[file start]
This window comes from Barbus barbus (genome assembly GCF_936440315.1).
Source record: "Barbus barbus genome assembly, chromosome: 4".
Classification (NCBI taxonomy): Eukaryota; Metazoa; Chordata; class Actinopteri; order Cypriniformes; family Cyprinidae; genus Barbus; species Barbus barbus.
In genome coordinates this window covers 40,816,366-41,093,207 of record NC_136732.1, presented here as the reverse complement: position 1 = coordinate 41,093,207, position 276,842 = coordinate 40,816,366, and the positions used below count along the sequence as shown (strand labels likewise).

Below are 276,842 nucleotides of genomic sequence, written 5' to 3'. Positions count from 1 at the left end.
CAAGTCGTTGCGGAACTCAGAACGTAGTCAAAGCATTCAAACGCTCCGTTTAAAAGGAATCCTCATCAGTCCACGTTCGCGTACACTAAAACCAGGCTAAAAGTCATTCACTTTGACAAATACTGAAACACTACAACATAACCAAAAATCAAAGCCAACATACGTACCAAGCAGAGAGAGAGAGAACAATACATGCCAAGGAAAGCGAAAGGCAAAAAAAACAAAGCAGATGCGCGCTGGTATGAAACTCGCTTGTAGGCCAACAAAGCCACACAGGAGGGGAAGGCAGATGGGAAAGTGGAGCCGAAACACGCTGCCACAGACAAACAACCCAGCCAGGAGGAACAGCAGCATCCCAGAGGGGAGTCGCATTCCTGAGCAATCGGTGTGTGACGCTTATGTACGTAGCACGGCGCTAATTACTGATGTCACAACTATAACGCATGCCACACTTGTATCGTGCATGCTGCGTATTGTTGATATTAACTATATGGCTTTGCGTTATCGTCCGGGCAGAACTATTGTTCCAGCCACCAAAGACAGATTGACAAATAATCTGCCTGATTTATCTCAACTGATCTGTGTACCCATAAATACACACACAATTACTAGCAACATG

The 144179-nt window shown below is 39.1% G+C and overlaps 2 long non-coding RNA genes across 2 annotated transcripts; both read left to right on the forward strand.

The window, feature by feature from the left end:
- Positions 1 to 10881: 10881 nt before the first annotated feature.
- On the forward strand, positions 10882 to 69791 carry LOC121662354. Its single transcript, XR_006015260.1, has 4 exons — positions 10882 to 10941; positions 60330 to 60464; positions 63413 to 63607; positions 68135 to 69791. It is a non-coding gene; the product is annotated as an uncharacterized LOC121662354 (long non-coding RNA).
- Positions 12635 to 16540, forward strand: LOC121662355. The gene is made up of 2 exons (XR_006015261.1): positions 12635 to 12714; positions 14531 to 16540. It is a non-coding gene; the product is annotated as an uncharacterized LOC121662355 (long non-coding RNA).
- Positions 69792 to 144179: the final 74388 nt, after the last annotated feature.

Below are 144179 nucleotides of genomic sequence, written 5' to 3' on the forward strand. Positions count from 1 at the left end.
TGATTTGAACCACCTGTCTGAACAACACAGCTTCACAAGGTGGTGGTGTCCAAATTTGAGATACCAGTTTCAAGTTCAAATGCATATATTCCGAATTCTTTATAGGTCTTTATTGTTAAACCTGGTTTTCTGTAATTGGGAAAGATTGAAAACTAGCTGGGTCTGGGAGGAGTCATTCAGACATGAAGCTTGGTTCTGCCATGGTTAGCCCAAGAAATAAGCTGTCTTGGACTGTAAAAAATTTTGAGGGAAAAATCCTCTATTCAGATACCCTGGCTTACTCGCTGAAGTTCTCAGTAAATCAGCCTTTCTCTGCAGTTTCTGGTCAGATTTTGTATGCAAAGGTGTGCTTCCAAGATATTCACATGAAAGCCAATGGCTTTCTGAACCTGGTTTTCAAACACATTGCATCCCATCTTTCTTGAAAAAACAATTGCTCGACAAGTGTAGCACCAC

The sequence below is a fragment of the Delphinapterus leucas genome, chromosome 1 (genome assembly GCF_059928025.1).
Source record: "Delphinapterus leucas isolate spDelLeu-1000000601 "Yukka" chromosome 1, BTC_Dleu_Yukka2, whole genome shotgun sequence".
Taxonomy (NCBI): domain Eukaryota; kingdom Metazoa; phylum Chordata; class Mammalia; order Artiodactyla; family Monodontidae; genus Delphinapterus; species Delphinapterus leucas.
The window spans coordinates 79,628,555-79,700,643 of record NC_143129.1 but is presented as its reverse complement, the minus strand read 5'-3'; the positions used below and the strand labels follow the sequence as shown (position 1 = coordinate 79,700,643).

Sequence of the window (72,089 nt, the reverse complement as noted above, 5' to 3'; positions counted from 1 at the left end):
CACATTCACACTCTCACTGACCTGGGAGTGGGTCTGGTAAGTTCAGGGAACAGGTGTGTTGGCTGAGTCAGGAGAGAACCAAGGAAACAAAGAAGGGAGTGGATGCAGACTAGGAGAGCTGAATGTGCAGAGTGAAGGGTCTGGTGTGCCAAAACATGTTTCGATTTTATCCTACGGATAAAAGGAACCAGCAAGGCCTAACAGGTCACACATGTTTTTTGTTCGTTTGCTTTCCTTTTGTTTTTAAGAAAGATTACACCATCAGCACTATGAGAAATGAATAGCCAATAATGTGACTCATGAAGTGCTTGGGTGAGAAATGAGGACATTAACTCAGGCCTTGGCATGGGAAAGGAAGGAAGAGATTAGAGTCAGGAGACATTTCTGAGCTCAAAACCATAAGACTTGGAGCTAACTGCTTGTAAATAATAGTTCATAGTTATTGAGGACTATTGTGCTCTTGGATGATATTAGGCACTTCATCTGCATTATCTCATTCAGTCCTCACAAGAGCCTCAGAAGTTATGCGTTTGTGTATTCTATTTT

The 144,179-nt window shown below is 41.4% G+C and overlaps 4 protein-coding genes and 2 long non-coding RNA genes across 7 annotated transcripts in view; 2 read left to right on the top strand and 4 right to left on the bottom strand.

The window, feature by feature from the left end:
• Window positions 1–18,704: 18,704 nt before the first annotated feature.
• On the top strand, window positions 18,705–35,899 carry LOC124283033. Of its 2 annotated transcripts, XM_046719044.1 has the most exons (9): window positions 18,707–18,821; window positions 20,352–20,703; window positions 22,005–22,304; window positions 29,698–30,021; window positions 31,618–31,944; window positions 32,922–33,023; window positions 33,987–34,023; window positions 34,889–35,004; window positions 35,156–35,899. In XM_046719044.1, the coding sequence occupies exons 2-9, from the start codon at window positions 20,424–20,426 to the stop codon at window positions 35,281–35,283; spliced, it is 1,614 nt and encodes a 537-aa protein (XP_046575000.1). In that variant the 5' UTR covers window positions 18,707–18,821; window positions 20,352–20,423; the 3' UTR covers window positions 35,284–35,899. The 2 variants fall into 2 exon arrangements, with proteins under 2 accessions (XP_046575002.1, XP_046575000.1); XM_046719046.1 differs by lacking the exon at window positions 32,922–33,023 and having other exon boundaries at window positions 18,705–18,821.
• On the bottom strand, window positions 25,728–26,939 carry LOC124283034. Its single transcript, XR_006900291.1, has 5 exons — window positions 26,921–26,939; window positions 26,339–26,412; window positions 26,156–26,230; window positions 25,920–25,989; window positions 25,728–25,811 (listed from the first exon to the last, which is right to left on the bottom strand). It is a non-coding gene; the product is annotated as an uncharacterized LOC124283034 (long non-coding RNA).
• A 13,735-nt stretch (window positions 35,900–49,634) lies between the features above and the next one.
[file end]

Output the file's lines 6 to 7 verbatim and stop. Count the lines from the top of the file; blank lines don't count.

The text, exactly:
CAAGTCGTTGCGGAACTCAGAACGTAGTCAAAGCATTCAAACGCTCCGTTTAAAAGGAATCCTCATCAGTCCACGTTCGCGTACACTAAAACCAGGCTAAAAGTCATTCACTTTGACAAATACTGAAACACTACAACATAACCAAAAATCAAAGCCAACATACGTACCAAGCAGAGAGAGAGAGAACAATACATGCCAAGGAAAGCGAAAGGCAAAAAAAACAAAGCAGATGCGCGCTGGTATGAAACTCGCTTGTAGGCCAACAAAGCCACACAGGAGGGGAAGGCAGATGGGAAAGTGGAGCCGAAACACGCTGCCACAGACAAACAACCCAGCCAGGAGGAACAGCAGCATCCCAGAGGGGAGTCGCATTCCTGAGCAATCGGTGTGTGACGCTTATGTACGTAGCACGGCGCTAATTACTGATGTCACAACTATAACGCATGCCACACTTGTATCGTGCATGCTGCGTATTGTTGATATTAACTATATGGCTTTGCGTTATCGTCCGGGCAGAACTATTGTTCCAGCCACCAAAGACAGATTGACAAATAATCTGCCTGATTTATCTCAACTGATCTGTGTACCCATAAATACACACACAATTACTAGCAACATG

The 144179-nt window shown below is 39.1% G+C and overlaps 2 long non-coding RNA genes across 2 annotated transcripts; both read left to right on the forward strand.